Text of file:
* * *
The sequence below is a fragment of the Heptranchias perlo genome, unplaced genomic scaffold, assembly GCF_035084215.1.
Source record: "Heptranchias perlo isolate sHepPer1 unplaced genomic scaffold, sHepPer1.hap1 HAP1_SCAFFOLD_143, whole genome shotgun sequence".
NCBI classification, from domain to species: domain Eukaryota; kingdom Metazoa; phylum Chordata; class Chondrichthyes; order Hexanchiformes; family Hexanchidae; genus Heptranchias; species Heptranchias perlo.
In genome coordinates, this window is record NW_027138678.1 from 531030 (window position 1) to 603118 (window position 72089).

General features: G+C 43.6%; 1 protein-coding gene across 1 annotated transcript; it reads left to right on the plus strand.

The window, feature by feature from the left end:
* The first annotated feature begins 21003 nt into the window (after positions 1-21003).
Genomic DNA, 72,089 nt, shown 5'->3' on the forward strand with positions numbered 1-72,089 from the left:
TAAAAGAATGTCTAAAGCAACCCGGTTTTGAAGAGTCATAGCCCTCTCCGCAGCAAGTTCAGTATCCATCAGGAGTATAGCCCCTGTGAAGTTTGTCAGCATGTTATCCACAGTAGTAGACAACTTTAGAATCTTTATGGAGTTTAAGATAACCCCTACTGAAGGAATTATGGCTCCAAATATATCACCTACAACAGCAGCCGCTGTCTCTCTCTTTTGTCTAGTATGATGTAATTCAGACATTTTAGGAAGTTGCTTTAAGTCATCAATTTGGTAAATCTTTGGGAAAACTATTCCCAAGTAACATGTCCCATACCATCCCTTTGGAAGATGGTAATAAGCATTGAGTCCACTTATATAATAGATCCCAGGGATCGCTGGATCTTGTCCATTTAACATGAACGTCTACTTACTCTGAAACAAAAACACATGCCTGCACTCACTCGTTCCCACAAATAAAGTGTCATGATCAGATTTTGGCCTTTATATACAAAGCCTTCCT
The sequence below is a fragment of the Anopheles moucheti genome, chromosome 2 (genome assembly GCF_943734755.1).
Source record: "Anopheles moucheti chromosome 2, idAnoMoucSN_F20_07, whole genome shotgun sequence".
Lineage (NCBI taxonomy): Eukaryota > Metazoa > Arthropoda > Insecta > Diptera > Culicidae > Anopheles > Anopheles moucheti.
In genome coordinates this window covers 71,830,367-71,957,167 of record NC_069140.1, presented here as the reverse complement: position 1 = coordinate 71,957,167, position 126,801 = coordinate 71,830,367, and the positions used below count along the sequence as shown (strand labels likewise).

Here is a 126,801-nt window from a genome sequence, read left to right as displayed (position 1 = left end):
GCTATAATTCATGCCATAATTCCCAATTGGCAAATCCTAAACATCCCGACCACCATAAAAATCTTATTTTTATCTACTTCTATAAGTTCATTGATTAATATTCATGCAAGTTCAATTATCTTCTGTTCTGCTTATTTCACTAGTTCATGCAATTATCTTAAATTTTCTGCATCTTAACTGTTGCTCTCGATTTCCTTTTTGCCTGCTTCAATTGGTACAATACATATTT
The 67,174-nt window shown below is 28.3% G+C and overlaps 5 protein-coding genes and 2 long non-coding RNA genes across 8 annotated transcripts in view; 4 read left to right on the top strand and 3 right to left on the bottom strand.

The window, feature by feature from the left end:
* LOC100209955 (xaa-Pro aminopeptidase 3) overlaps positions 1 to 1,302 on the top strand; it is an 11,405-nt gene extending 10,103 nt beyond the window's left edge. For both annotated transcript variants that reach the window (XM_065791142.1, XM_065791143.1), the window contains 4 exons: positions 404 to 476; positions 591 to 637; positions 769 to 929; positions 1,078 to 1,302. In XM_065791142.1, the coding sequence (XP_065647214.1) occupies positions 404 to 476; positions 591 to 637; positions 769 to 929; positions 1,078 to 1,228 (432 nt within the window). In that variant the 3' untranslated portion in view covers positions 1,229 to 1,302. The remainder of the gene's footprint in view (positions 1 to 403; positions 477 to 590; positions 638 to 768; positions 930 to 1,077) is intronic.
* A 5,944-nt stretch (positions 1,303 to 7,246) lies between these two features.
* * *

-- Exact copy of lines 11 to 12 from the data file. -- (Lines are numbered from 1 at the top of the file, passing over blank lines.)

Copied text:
Source record: "Anopheles moucheti chromosome 2, idAnoMoucSN_F20_07, whole genome shotgun sequence".
Lineage (NCBI taxonomy): Eukaryota > Metazoa > Arthropoda > Insecta > Diptera > Culicidae > Anopheles > Anopheles moucheti.